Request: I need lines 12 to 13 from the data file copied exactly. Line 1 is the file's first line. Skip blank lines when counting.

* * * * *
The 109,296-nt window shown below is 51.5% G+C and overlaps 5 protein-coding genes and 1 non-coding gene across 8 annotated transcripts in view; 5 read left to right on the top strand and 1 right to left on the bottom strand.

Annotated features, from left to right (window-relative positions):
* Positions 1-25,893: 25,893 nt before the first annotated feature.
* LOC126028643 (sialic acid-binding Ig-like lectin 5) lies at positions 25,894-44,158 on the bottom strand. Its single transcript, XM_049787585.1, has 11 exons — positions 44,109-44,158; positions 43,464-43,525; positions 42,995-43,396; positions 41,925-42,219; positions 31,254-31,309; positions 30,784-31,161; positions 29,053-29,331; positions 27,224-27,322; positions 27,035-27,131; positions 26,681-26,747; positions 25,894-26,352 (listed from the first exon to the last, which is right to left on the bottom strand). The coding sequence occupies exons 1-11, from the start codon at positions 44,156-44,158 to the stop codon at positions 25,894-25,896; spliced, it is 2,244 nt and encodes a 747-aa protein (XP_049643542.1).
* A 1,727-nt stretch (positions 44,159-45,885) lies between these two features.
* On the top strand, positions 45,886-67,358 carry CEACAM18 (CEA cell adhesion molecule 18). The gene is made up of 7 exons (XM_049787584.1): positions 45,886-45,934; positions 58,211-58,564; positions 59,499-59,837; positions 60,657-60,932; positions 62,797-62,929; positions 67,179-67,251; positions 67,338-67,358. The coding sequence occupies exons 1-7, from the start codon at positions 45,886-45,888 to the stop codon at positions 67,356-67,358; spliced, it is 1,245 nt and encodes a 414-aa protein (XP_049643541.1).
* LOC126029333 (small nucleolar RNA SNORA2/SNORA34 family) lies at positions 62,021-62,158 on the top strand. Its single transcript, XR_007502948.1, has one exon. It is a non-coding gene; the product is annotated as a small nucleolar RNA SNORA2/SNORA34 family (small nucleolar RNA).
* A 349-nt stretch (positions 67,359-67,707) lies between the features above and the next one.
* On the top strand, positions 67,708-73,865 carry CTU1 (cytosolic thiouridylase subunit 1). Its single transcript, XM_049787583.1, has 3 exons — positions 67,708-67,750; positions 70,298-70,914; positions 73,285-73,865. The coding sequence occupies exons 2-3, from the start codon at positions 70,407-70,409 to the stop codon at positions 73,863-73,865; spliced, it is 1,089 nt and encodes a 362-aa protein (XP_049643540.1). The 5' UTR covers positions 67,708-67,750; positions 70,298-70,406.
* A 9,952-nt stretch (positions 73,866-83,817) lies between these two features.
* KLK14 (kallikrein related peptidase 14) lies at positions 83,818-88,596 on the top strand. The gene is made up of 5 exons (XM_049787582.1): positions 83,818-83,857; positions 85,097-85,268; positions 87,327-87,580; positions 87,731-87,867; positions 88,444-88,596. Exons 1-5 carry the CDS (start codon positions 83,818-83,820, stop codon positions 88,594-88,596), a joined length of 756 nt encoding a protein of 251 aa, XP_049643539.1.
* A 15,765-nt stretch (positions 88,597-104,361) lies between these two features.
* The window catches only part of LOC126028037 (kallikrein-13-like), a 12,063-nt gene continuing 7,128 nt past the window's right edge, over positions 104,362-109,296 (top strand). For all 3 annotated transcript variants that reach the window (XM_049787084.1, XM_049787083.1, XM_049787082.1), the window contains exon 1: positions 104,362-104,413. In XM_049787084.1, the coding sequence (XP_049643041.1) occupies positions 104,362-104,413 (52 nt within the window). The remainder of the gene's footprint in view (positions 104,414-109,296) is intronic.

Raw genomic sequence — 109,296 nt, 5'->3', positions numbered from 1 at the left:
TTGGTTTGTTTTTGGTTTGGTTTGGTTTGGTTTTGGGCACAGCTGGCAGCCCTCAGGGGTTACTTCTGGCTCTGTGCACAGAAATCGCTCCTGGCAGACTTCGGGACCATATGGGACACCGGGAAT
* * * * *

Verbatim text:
* A 15,765-nt stretch (positions 88,597-104,361) lies between these two features.
* The window catches only part of LOC126028037 (kallikrein-13-like), a 12,063-nt gene continuing 7,128 nt past the window's right edge, over positions 104,362-109,296 (top strand). For all 3 annotated transcript variants that reach the window (XM_049787084.1, XM_049787083.1, XM_049787082.1), the window contains exon 1: positions 104,362-104,413. In XM_049787084.1, the coding sequence (XP_049643041.1) occupies positions 104,362-104,413 (52 nt within the window). The remainder of the gene's footprint in view (positions 104,414-109,296) is intronic.